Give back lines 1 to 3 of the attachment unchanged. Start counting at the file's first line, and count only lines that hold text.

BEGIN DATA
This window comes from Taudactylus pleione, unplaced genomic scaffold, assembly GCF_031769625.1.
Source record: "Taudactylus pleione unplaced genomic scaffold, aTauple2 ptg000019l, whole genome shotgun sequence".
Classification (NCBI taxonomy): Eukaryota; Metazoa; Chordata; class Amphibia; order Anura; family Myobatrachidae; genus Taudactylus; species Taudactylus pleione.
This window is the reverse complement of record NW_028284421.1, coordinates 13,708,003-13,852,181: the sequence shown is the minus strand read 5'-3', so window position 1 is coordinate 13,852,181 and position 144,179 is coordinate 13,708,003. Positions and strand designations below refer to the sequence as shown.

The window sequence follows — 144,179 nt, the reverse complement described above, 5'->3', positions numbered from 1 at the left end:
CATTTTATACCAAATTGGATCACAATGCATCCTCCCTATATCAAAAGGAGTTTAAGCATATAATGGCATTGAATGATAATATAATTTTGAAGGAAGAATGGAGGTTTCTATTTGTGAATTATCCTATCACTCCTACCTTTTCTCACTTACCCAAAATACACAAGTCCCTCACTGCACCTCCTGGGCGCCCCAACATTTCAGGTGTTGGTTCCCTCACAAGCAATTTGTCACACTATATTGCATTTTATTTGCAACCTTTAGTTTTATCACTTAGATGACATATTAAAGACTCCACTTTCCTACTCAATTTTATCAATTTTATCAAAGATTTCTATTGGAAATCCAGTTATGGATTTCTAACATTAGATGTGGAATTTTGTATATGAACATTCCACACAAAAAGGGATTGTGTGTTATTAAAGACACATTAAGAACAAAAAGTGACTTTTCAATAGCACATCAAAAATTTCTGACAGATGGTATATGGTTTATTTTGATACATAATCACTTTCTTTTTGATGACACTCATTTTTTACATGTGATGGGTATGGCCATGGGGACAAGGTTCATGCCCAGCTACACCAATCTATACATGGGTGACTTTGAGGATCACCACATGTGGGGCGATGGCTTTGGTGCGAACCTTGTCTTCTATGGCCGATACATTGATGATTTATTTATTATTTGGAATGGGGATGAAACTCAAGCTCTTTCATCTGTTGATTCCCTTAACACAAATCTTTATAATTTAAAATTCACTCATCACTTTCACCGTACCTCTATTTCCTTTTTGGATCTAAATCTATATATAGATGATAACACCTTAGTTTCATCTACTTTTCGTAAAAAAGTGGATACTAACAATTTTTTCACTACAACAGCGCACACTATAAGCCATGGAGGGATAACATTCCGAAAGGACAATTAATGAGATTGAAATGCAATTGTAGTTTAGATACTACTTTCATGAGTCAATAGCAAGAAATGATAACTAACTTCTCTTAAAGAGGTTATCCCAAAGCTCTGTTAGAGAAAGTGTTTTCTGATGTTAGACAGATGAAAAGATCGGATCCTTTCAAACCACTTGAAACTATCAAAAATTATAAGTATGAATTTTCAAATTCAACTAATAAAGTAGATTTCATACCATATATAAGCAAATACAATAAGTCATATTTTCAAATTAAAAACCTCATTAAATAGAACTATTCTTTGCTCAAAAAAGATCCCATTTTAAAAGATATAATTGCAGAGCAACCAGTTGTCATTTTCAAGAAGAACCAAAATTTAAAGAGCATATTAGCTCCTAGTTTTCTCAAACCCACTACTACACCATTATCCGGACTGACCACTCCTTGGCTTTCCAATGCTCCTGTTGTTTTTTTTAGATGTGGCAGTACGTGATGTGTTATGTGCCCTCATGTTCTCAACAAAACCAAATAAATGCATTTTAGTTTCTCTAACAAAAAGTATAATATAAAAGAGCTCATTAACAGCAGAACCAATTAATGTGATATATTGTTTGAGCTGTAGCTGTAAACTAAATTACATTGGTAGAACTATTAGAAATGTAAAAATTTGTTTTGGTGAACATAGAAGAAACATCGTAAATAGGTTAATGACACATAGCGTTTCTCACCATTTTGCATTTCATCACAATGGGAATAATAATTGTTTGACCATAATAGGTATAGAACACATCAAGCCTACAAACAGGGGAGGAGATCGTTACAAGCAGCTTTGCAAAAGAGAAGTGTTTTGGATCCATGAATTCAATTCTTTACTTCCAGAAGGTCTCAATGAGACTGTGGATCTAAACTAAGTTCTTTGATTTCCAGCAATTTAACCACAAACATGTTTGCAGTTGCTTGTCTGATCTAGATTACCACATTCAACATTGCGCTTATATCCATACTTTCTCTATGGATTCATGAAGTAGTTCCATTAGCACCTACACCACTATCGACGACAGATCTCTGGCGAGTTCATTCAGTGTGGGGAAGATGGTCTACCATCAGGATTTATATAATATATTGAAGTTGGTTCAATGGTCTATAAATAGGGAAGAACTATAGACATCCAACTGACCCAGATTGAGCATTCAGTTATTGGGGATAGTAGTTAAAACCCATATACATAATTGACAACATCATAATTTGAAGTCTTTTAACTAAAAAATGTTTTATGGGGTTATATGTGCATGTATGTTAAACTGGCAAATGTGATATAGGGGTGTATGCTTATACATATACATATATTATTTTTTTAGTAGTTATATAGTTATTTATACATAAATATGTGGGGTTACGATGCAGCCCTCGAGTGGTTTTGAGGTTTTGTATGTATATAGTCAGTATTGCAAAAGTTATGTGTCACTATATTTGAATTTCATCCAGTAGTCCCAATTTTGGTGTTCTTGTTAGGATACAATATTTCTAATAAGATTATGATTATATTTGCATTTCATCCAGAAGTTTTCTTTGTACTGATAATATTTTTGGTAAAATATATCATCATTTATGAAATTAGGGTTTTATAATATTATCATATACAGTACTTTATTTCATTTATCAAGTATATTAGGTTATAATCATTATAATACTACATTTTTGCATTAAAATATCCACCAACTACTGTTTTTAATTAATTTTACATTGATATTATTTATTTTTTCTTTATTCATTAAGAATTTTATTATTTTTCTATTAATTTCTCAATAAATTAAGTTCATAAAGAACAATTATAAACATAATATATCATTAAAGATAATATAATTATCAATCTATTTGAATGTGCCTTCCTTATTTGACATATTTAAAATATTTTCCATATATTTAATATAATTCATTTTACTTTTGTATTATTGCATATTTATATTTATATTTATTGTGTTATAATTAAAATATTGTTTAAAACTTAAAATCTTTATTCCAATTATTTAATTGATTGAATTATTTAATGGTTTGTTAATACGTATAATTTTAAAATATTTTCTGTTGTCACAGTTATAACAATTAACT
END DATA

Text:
This window comes from Taudactylus pleione, unplaced genomic scaffold, assembly GCF_031769625.1.
Source record: "Taudactylus pleione unplaced genomic scaffold, aTauple2 ptg000019l, whole genome shotgun sequence".
Classification (NCBI taxonomy): Eukaryota; Metazoa; Chordata; class Amphibia; order Anura; family Myobatrachidae; genus Taudactylus; species Taudactylus pleione.